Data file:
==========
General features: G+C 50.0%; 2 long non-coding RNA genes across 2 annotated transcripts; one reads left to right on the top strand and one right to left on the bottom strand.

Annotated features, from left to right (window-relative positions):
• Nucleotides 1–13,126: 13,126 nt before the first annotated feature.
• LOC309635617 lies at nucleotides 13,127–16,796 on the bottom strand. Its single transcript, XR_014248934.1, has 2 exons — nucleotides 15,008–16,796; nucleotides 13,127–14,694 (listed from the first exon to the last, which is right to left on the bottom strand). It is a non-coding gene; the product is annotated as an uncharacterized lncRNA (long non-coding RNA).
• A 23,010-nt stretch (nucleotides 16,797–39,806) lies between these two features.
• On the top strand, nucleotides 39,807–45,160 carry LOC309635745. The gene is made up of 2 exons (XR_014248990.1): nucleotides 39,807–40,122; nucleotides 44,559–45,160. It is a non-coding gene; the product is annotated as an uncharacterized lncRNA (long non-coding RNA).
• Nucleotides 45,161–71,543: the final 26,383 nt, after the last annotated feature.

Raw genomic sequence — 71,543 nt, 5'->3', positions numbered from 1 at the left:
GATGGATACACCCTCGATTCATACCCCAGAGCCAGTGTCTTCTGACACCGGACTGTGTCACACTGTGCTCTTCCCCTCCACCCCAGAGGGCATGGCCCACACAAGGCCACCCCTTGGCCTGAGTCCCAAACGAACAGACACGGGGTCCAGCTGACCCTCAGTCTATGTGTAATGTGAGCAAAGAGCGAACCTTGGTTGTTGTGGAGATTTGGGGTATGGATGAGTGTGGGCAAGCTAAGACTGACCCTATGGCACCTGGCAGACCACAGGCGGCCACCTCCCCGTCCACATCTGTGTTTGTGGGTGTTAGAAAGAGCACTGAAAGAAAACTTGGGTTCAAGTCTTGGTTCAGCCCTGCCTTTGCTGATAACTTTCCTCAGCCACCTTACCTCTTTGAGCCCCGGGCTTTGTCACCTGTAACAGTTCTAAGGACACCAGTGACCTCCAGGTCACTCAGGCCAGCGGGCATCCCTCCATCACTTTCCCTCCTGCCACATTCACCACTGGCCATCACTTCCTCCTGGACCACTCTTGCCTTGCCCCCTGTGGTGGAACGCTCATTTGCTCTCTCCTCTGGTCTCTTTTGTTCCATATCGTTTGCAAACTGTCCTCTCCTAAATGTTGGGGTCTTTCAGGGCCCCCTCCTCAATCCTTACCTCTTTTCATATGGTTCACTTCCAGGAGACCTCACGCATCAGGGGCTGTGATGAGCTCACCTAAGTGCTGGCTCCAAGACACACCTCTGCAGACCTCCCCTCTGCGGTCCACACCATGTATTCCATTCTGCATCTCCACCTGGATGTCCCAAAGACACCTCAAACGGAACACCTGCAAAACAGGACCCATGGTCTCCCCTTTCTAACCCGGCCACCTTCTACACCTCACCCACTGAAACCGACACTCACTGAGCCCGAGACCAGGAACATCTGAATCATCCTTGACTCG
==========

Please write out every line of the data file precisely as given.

General features: G+C 50.0%; 2 long non-coding RNA genes across 2 annotated transcripts; one reads left to right on the top strand and one right to left on the bottom strand.

Annotated features, from left to right (window-relative positions):
• Nucleotides 1–13,126: 13,126 nt before the first annotated feature.
• LOC309635617 lies at nucleotides 13,127–16,796 on the bottom strand. Its single transcript, XR_014248934.1, has 2 exons — nucleotides 15,008–16,796; nucleotides 13,127–14,694 (listed from the first exon to the last, which is right to left on the bottom strand). It is a non-coding gene; the product is annotated as an uncharacterized lncRNA (long non-coding RNA).
• A 23,010-nt stretch (nucleotides 16,797–39,806) lies between these two features.
• On the top strand, nucleotides 39,807–45,160 carry LOC309635745. The gene is made up of 2 exons (XR_014248990.1): nucleotides 39,807–40,122; nucleotides 44,559–45,160. It is a non-coding gene; the product is annotated as an uncharacterized lncRNA (long non-coding RNA).
• Nucleotides 45,161–71,543: the final 26,383 nt, after the last annotated feature.

Raw genomic sequence — 71,543 nt, 5'->3', positions numbered from 1 at the left:
GATGGATACACCCTCGATTCATACCCCAGAGCCAGTGTCTTCTGACACCGGACTGTGTCACACTGTGCTCTTCCCCTCCACCCCAGAGGGCATGGCCCACACAAGGCCACCCCTTGGCCTGAGTCCCAAACGAACAGACACGGGGTCCAGCTGACCCTCAGTCTATGTGTAATGTGAGCAAAGAGCGAACCTTGGTTGTTGTGGAGATTTGGGGTATGGATGAGTGTGGGCAAGCTAAGACTGACCCTATGGCACCTGGCAGACCACAGGCGGCCACCTCCCCGTCCACATCTGTGTTTGTGGGTGTTAGAAAGAGCACTGAAAGAAAACTTGGGTTCAAGTCTTGGTTCAGCCCTGCCTTTGCTGATAACTTTCCTCAGCCACCTTACCTCTTTGAGCCCCGGGCTTTGTCACCTGTAACAGTTCTAAGGACACCAGTGACCTCCAGGTCACTCAGGCCAGCGGGCATCCCTCCATCACTTTCCCTCCTGCCACATTCACCACTGGCCATCACTTCCTCCTGGACCACTCTTGCCTTGCCCCCTGTGGTGGAACGCTCATTTGCTCTCTCCTCTGGTCTCTTTTGTTCCATATCGTTTGCAAACTGTCCTCTCCTAAATGTTGGGGTCTTTCAGGGCCCCCTCCTCAATCCTTACCTCTTTTCATATGGTTCACTTCCAGGAGACCTCACGCATCAGGGGCTGTGATGAGCTCACCTAAGTGCTGGCTCCAAGACACACCTCTGCAGACCTCCCCTCTGCGGTCCACACCATGTATTCCATTCTGCATCTCCACCTGGATGTCCCAAAGACACCTCAAACGGAACACCTGCAAAACAGGACCCATGGTCTCCCCTTTCTAACCCGGCCACCTTCTACACCTCACCCACTGAAACCGACACTCACTGAGCCCGAGACCAGGAACATCTGAATCATCCTTGACTCG